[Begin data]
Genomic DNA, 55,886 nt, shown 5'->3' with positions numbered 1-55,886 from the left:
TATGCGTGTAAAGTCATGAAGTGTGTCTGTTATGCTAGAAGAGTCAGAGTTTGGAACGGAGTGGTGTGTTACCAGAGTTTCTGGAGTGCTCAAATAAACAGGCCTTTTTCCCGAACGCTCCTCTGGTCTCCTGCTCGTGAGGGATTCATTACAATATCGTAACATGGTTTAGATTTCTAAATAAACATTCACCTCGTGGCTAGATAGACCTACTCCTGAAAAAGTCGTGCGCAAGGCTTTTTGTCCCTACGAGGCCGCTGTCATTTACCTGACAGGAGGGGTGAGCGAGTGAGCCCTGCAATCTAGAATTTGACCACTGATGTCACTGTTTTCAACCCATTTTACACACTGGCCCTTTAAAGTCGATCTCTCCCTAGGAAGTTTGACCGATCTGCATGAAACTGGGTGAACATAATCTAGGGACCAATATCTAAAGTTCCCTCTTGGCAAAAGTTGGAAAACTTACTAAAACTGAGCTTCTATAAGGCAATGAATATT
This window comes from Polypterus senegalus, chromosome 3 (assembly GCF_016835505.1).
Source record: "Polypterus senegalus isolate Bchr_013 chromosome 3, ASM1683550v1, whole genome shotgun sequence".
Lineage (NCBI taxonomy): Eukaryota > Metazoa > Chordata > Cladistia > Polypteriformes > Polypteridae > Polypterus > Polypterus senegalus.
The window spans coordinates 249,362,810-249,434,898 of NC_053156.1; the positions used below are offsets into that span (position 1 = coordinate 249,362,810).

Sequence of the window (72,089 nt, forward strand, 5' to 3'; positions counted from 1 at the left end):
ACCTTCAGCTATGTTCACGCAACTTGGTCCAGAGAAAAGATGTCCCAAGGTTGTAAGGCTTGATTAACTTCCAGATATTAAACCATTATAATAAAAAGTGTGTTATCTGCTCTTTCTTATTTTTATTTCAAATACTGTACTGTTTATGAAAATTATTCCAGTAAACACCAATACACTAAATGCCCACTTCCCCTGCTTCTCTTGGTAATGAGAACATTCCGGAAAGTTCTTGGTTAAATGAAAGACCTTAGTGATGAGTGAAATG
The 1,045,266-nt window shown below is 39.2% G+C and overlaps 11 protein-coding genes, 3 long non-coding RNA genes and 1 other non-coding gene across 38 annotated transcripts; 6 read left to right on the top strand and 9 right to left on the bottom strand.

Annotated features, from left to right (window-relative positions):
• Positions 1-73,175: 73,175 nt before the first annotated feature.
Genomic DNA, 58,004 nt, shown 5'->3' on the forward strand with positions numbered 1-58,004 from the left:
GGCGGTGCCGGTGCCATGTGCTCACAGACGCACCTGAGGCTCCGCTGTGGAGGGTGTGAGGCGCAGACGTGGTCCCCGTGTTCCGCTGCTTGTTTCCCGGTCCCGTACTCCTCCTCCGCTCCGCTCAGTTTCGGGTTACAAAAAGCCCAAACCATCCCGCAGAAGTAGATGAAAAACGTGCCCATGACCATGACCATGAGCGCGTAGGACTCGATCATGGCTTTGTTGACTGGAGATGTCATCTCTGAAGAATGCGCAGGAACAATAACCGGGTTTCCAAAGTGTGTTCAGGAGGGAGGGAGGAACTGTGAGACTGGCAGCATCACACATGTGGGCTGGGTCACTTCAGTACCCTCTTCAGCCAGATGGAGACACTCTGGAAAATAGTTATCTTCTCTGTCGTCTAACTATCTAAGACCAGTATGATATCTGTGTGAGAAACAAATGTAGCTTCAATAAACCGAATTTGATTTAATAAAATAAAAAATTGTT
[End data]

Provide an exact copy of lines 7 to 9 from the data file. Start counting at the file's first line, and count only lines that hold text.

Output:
Sequence of the window (72,089 nt, forward strand, 5' to 3'; positions counted from 1 at the left end):
ACCTTCAGCTATGTTCACGCAACTTGGTCCAGAGAAAAGATGTCCCAAGGTTGTAAGGCTTGATTAACTTCCAGATATTAAACCATTATAATAAAAAGTGTGTTATCTGCTCTTTCTTATTTTTATTTCAAATACTGTACTGTTTATGAAAATTATTCCAGTAAACACCAATACACTAAATGCCCACTTCCCCTGCTTCTCTTGGTAATGAGAACATTCCGGAAAGTTCTTGGTTAAATGAAAGACCTTAGTGATGAGTGAAATG
The 1,045,266-nt window shown below is 39.2% G+C and overlaps 11 protein-coding genes, 3 long non-coding RNA genes and 1 other non-coding gene across 38 annotated transcripts; 6 read left to right on the top strand and 9 right to left on the bottom strand.